The Supreme Court in the case Vishwanath Pratap Singh vs Election Commission of India observed that the right to contest an election is not a fundamental right but only a right conferred by a statute.
The bench comprising of Justice Hemant Gupta and the Justice Sudhanshu Dhulia observed while dismissing a Special Leave Petition filed by Vishwanath Pratap Singh that an individual cannot claim that he has a right to contest election and the said stipulation violates his fundamental right, so as is required under the Act, to file his nomination without any proposer.
Also, the court imposed a cost of Rupees one lakh on Singh.
In the present case, Singh had first approached the Delhi High Court challenging a notification issued by Election Commission of India for election to Rajya Sabha after he was not allowed to file his nomination without a proper proposer being proposing his name. His contentions were rejected by the High Court that his fundamental right of free speech and expression and right to personal liberty has been infringed.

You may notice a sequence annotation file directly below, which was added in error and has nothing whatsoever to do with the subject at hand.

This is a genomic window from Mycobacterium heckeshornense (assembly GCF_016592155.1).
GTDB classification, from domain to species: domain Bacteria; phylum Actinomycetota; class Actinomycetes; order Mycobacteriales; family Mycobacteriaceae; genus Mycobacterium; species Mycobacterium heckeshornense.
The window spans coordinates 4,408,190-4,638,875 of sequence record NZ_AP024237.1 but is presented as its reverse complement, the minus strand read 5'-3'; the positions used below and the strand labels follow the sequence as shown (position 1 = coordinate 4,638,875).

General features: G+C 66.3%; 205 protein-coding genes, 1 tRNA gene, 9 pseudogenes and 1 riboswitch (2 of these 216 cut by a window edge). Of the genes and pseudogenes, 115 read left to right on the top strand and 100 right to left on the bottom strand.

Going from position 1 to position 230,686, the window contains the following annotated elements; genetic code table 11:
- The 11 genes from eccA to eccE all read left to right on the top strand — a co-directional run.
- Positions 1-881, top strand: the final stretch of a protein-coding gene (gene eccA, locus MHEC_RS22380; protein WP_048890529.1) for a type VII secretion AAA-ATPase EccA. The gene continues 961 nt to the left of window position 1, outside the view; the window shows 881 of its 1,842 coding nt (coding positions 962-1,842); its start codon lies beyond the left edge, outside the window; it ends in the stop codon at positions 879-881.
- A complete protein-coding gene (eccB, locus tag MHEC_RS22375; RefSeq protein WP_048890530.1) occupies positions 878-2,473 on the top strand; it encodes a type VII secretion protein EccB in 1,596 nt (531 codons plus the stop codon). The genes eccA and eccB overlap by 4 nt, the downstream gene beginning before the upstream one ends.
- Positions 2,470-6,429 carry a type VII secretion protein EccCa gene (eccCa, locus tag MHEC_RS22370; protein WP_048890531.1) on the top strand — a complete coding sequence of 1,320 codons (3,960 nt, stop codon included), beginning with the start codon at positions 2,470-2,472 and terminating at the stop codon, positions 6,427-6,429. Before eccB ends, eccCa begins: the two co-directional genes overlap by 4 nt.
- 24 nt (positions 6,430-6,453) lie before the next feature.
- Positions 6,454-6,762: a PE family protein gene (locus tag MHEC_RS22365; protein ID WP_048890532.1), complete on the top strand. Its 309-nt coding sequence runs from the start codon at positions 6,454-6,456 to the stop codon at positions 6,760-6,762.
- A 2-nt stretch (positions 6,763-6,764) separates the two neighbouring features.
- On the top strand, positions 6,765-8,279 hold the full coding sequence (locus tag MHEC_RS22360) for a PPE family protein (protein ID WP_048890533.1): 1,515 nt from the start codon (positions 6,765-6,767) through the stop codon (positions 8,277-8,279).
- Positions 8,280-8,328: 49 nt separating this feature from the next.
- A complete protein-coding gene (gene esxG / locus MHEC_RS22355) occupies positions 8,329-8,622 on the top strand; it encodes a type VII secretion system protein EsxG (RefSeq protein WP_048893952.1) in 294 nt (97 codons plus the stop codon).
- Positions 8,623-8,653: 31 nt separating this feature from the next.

While dismissing the SLP, the Apex Court observed that the writ petition before the High Court was entirely misconceived.
The bench observed while referring to earlier judgments viz Javed v. State of Haryana, (2003) 8 SCC 369 and Rajbala v. State of Haryana (2016) 2 SCC 445 wherein it was stated that the right to contest an election is neither a fundamental right nor a common law right. It is a right conferred by a statute.
However, the Supreme Court in Javed (supra) had made the following observations: Right to contest an election is neither a fundamental right nor a common law right and it is a right conferred by a statute. At the most, in view of Part IX having been added in the Constitution of India that a right to contest election for an office in Panchayat may be said to be a constitutional right and a right originating in the Constitution and given shape by a statute. But even if, it cannot be equated with a fundamental right. It is stated that there is nothing wrong in the same statute which confers the right to contest an election also to provide for the necessary qualifications without which a person cannot offer his candidature for an elective office and also to provide for disqualifications which would disable a person from contesting for, or from holding, an elective statutory office.
It was held in Rajbala (supra) that the right to contest for a seat in either of the two bodies is subject to certain constitutional restrictions and could be restricted further only by a law which the parliament made.
Further, the court added that Singh did not have any right to contest election to the Rajya Sabha in terms of the law made by the Parliament.